Military Suicides Outpace Combat-Related Deaths in U.S. Military for Fourth Year in a Row

349 suicides in the military last year


one way home

The number of suicides in the U.S. military in 2012 outstripped the number of combat-related deaths for the fourth year in a row, reaching a record high. The number of suicides has been steadily increasing since 2004, and rose 16 percent last year (to 349 from 301, exceeding even the Pentagon's projection of 325). Back in September, the outgoing defense secretary, Leon Panetta, talked to USA Today about what might be fuelling the rise in suicides:

Part of it I think is due to a nation that's been at war for over a decade. You have repeated deployments and sustained combat exposure to enormous stresses and strains on our troops and on their families that produced a lot of seen and un-seen wounds that contribute to the suicide risk. At the same time, we're dealing with what is a broader societal problem. I think CDC (Centers for Disease Control and Prevention) said something like 37,000 are committing suicide nationally. And that means we have to deal with some of the broader societal issues: substance abuse, financial distress, relationship problems, the kind of risk factors that endure even beyond our involvement in war. So it is, I think, very much a problem that not just the military, but society in general has to confront and deal with.  

In the interview, Panetta said he was making suicide prevention a top priority. But it's not a new problem. In 2009, suicides in the army hit their highest rate since the Vietnam War. By 2010, military leaders were already expressing concern with their failure to reverse the trend. From a Time article dated April 3, 2010:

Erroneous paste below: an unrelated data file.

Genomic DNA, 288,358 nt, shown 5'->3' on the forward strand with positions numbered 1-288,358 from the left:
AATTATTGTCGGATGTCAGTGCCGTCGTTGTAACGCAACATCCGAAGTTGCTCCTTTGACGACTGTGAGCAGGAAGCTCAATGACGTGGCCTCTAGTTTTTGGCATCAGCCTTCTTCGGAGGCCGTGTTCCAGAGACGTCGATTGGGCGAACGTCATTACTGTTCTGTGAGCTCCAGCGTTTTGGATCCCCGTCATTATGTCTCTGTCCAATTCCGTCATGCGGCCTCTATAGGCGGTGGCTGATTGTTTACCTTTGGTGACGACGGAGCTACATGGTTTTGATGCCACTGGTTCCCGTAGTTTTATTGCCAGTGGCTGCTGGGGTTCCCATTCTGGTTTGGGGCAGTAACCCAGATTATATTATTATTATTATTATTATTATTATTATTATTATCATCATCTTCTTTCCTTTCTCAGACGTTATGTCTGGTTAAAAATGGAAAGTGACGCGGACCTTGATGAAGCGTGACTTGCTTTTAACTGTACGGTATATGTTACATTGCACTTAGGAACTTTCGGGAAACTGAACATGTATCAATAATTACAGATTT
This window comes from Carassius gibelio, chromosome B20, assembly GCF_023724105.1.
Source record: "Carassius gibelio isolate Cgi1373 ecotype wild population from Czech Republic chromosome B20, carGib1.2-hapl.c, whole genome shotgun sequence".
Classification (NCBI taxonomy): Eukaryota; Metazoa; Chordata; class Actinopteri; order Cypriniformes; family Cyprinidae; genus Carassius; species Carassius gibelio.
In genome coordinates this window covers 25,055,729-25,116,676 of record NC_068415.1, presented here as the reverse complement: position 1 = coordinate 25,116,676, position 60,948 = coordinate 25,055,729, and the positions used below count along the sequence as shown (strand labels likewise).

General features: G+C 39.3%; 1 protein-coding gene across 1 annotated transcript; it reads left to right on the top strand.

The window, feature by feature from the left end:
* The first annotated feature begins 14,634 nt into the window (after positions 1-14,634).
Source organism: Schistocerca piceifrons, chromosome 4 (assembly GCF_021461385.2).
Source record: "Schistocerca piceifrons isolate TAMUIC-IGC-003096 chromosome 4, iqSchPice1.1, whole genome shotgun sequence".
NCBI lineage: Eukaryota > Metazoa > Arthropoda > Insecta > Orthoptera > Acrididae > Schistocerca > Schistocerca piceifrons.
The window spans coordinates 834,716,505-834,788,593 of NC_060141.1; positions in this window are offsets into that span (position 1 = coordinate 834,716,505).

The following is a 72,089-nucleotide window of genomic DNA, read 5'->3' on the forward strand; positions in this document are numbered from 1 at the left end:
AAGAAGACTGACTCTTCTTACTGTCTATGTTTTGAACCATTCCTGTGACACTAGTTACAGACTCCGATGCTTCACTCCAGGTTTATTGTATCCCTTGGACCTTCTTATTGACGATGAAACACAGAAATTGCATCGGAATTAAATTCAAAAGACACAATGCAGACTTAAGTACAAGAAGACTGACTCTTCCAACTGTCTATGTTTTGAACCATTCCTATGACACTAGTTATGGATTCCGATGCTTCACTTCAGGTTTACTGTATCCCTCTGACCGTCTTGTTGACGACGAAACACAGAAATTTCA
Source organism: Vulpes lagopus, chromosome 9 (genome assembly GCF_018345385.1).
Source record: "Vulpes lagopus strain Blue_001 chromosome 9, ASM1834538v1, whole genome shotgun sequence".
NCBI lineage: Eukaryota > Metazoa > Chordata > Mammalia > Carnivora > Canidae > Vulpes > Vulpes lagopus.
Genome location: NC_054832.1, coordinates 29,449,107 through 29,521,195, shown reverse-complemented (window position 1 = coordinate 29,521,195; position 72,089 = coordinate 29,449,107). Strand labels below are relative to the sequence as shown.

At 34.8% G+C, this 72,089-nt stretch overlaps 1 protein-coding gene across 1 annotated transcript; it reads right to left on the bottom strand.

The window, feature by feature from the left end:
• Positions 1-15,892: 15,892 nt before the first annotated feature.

"It's frankly frustrating that with the level of effort that we've put out there, that we haven't stemmed the [suicide] tide," General George Casey, the Army's top officer, told a House panel March 23. When pressed by a lawmaker the previous month on whether the Army was getting closer to solving the challenge, Army Secretary John McHugh was blunt. "Sadly, the answer is not much closer," he told the Senate Armed Services Committee Feb. 23. "As to why people take this step — particularly as to why men and women in uniform do — we're still in many ways befuddled."

Last July, the U.S. Army provided at least $3 million to the University of Indiana to develop an anti-suicide nasal spray. Suicide is also the leading cause of death among soldiers in the Israeli Defense Force. Nearly a third of U.S. military suicides between 2005 and 2010 were committed by troops that had never been deployed.